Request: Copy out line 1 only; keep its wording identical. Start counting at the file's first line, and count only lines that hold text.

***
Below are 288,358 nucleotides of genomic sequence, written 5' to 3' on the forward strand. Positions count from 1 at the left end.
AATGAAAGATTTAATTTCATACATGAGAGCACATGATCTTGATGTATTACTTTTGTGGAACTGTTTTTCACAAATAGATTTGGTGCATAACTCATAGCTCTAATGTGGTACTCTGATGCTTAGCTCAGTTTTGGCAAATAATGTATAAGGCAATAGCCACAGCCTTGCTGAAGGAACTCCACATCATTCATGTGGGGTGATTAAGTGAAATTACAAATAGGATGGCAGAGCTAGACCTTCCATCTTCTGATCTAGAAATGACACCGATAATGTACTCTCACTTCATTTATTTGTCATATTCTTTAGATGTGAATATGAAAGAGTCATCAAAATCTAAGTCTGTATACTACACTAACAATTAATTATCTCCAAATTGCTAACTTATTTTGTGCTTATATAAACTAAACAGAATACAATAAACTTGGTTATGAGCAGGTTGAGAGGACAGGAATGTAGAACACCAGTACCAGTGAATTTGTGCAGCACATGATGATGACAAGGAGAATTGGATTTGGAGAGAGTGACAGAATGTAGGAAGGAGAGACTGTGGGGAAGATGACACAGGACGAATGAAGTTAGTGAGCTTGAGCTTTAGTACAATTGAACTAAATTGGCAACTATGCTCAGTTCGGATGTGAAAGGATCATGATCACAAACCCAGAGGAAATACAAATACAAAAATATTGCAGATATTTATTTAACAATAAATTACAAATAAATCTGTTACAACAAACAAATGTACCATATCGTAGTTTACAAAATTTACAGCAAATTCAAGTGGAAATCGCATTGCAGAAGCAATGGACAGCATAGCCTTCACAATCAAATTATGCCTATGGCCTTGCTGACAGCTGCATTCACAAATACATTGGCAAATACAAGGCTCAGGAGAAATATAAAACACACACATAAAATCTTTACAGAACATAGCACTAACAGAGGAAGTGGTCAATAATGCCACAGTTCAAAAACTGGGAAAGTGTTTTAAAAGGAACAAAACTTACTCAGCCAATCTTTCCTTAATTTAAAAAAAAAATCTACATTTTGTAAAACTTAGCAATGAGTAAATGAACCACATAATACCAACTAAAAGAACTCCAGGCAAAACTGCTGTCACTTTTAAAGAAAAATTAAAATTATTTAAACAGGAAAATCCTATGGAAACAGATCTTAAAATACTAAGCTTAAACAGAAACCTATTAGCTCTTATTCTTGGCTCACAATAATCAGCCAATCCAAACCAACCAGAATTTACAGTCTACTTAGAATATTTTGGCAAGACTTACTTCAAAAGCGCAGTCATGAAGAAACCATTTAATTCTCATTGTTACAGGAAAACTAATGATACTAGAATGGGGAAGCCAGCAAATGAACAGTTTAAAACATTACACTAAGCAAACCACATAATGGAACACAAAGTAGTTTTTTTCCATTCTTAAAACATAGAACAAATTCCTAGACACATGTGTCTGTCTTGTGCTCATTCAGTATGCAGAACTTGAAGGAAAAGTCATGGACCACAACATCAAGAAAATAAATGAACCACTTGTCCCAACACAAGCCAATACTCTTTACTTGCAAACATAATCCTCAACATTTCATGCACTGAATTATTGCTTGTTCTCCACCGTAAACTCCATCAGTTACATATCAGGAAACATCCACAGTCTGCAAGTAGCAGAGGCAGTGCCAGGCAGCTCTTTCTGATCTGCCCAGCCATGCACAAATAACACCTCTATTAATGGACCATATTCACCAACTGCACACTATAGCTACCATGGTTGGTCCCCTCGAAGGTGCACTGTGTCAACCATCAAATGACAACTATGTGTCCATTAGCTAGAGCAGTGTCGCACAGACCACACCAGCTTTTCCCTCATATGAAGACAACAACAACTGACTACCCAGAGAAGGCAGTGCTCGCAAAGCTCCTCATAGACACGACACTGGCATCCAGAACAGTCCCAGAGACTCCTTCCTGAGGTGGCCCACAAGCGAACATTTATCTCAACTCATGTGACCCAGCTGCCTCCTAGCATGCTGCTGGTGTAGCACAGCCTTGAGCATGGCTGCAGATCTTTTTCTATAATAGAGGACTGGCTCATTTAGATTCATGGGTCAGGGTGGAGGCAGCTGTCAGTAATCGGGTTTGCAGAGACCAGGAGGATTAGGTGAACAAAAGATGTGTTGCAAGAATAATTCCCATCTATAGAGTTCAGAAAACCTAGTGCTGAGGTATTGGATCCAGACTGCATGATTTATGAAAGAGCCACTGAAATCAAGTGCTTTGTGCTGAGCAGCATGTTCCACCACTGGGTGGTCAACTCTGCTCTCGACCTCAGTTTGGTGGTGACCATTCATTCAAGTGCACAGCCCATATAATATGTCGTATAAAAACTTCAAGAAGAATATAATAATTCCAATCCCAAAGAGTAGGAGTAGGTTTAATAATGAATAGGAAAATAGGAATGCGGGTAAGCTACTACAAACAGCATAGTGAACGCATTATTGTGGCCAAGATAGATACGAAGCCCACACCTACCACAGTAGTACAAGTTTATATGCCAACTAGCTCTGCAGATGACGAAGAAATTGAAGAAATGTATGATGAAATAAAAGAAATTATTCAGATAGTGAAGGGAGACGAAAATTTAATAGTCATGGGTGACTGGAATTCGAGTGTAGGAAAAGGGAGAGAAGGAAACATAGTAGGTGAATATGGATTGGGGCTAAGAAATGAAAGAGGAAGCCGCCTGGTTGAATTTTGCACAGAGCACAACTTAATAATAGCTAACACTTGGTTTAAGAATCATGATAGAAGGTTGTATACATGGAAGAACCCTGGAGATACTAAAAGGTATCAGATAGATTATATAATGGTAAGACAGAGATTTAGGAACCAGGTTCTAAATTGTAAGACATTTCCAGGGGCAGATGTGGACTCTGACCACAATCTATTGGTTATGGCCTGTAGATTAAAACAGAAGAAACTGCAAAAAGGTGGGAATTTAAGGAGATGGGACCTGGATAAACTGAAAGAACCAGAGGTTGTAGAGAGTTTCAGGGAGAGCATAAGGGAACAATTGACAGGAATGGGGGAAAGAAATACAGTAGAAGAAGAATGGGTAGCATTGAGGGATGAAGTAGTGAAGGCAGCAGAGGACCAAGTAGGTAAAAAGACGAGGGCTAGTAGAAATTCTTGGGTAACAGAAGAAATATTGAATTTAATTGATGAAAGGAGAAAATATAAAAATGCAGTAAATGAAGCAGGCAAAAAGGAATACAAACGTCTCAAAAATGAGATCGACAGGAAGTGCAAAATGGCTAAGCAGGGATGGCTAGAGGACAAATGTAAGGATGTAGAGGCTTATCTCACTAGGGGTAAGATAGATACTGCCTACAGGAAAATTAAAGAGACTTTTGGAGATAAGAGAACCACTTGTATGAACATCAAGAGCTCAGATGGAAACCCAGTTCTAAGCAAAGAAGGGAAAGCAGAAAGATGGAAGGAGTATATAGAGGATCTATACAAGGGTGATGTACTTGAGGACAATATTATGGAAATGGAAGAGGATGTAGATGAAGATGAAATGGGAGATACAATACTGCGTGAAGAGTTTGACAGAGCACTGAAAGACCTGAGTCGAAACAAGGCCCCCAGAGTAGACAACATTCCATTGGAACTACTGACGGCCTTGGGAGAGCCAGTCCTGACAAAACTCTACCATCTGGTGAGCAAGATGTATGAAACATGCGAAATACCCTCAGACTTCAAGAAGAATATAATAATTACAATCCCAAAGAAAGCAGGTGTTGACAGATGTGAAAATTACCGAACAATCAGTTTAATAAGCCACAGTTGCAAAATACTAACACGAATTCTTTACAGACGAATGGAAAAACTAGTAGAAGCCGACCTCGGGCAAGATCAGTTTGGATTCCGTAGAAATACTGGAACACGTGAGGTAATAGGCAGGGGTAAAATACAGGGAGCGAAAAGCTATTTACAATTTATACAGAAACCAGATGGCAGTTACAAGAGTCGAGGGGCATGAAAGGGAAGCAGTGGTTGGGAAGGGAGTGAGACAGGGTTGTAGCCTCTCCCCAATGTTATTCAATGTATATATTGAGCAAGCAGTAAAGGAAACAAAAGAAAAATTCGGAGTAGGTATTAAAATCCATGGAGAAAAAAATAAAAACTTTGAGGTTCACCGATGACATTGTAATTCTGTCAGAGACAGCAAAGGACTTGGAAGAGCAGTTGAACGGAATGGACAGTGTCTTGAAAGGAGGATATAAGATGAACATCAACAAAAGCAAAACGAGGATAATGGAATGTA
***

Below are 288,358 nucleotides of genomic sequence, written 5' to 3' on the forward strand. Positions count from 1 at the left end.